At the Senate hearing about the Section 230 legal shield for tech companies, Mr. Pichai barely spoke: He fielded just 22 of the 129 questions asked by the lawmakers, according to a tally by The New York Times. Instead, the panel focused on Jack Dorsey, Twitter’s chief executive, and Mark Zuckerberg, Facebook’s chief executive.
Among the limited questions directed to Mr. Pichai, lawmakers asked not about content moderation — ostensibly the subject of the hearing — but about Google’s response to an antitrust lawsuit that the Justice Department filed against the company last week.
Senator Amy Klobuchar, a Democrat from Minnesota, said she found Google’s response to the lawsuit “insulting.” Senator Ted Cruz, a Republican from Texas, declared, “Google has more power than any company on the face of the planet” — but didn’t actually ask a question of Mr. Pichai.
The lack of questions and scrutiny mirrored how Google’s YouTube has often avoided much of the harshest criticism directed at social networks about how they police misinformation and harmful conspiracy theories on their platforms.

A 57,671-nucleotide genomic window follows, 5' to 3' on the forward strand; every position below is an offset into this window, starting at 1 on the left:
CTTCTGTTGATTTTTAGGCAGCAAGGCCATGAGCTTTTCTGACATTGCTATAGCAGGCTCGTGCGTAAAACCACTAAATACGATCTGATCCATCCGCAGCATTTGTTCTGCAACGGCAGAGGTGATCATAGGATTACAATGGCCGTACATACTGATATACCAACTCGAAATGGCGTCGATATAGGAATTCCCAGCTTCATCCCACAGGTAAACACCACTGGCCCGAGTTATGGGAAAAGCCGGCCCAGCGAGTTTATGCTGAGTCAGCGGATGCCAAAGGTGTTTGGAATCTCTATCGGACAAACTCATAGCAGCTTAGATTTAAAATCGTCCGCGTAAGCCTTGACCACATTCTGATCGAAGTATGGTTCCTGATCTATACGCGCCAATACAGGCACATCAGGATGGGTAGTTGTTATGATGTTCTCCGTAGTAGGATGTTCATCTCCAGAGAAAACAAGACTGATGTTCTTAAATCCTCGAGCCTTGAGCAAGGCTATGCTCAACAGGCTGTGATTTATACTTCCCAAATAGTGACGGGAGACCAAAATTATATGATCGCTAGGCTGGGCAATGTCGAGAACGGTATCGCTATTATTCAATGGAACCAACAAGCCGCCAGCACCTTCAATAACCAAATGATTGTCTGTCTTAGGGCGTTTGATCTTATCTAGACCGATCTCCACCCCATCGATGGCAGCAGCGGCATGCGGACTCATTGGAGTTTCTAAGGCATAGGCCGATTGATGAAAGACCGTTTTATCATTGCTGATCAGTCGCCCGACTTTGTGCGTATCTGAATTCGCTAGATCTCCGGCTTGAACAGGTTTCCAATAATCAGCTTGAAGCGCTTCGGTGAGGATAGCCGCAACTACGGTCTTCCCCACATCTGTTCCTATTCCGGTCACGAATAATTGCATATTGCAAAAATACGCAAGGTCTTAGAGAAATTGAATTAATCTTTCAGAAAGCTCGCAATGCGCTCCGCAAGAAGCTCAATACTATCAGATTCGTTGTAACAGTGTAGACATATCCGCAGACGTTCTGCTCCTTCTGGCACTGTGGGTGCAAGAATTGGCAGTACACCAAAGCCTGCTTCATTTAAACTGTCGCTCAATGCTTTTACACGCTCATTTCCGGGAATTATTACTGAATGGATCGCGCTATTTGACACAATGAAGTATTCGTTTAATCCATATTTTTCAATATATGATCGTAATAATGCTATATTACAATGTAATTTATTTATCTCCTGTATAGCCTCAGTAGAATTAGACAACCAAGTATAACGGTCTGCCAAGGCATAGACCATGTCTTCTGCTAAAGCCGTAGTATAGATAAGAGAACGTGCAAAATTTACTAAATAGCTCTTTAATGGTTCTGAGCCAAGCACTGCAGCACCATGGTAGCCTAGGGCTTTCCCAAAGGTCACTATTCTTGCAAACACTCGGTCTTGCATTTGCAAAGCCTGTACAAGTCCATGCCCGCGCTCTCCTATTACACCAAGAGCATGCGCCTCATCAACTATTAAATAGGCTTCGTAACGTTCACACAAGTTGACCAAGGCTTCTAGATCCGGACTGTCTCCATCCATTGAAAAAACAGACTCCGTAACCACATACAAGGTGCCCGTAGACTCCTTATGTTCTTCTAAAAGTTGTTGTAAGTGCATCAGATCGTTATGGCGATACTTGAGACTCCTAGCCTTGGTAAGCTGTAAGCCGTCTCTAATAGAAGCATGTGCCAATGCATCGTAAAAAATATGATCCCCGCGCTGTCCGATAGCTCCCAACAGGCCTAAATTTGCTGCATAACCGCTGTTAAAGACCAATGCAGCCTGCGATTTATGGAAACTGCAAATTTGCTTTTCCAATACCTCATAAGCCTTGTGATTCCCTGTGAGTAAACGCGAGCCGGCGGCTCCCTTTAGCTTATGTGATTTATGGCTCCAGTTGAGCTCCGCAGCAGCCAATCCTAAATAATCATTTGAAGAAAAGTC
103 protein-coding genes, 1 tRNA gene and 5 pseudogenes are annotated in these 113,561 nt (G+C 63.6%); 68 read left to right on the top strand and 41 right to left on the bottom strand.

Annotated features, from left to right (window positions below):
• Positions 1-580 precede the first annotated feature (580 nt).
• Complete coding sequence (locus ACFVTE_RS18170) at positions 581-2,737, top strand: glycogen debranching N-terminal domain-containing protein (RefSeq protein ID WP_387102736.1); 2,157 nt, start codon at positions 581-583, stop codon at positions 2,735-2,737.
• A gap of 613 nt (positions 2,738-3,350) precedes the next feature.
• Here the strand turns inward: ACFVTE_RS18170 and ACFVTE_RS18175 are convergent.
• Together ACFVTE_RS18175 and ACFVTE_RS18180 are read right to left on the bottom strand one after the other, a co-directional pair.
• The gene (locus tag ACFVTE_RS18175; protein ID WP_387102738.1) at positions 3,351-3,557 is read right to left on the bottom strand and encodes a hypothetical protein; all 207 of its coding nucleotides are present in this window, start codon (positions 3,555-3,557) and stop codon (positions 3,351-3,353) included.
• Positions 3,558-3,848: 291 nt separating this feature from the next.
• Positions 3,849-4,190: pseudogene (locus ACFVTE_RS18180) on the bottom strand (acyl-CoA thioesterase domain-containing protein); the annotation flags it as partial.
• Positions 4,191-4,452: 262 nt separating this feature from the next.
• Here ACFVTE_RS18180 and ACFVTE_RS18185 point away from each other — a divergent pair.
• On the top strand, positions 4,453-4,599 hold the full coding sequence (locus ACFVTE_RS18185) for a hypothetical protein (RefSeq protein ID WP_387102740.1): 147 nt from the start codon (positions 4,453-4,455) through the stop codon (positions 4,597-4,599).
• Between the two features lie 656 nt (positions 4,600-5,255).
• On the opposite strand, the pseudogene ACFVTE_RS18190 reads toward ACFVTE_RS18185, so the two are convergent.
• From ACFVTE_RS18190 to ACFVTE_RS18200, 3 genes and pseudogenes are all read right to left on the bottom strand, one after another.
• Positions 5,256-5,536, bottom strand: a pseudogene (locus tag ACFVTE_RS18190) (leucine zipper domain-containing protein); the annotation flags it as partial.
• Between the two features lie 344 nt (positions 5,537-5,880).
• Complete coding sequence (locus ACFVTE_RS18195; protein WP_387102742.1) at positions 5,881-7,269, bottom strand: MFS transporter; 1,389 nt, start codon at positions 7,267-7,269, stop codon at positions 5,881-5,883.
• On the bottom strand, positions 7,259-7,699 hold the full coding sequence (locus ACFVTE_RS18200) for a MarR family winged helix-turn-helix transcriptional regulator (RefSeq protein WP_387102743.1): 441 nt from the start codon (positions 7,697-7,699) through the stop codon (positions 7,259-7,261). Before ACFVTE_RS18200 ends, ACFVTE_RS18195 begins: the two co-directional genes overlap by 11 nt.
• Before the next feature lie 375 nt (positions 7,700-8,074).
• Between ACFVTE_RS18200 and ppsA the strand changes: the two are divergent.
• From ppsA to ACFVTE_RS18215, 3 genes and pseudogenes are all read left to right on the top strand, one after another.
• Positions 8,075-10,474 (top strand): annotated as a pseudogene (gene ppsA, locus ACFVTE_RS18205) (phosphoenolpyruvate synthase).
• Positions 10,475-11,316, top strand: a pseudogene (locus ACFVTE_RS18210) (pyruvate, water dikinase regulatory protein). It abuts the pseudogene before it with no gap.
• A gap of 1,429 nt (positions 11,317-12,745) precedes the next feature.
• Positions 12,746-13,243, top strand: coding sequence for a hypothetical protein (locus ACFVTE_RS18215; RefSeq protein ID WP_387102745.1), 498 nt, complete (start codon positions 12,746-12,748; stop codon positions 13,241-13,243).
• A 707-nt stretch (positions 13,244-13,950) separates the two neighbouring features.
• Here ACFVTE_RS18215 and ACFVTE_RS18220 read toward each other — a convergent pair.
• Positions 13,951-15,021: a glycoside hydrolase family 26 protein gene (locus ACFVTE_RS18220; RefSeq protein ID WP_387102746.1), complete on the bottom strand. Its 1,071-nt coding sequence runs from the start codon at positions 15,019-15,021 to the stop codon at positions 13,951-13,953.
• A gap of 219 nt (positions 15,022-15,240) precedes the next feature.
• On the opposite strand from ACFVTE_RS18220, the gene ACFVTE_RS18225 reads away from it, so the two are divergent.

When asked what Google was doing to prepare for attempts by President Trump to use its platform to interfere with the Nov. 3 election, Mr. Pichai repeated his talking points, saying that the company would work to elevate authoritative news sources to provide accurate information.
“We have been planning for a while, and we rely on raising up our new sources through moments like that,” said Mr. Pichai, in one of his lengthiest responses.
Kellen Browning contributed reporting.
At a hearing to discuss the legislative options for updating Section 230, the liability protection extended to websites for content created by users, one subject was rarely discussed: Section 230.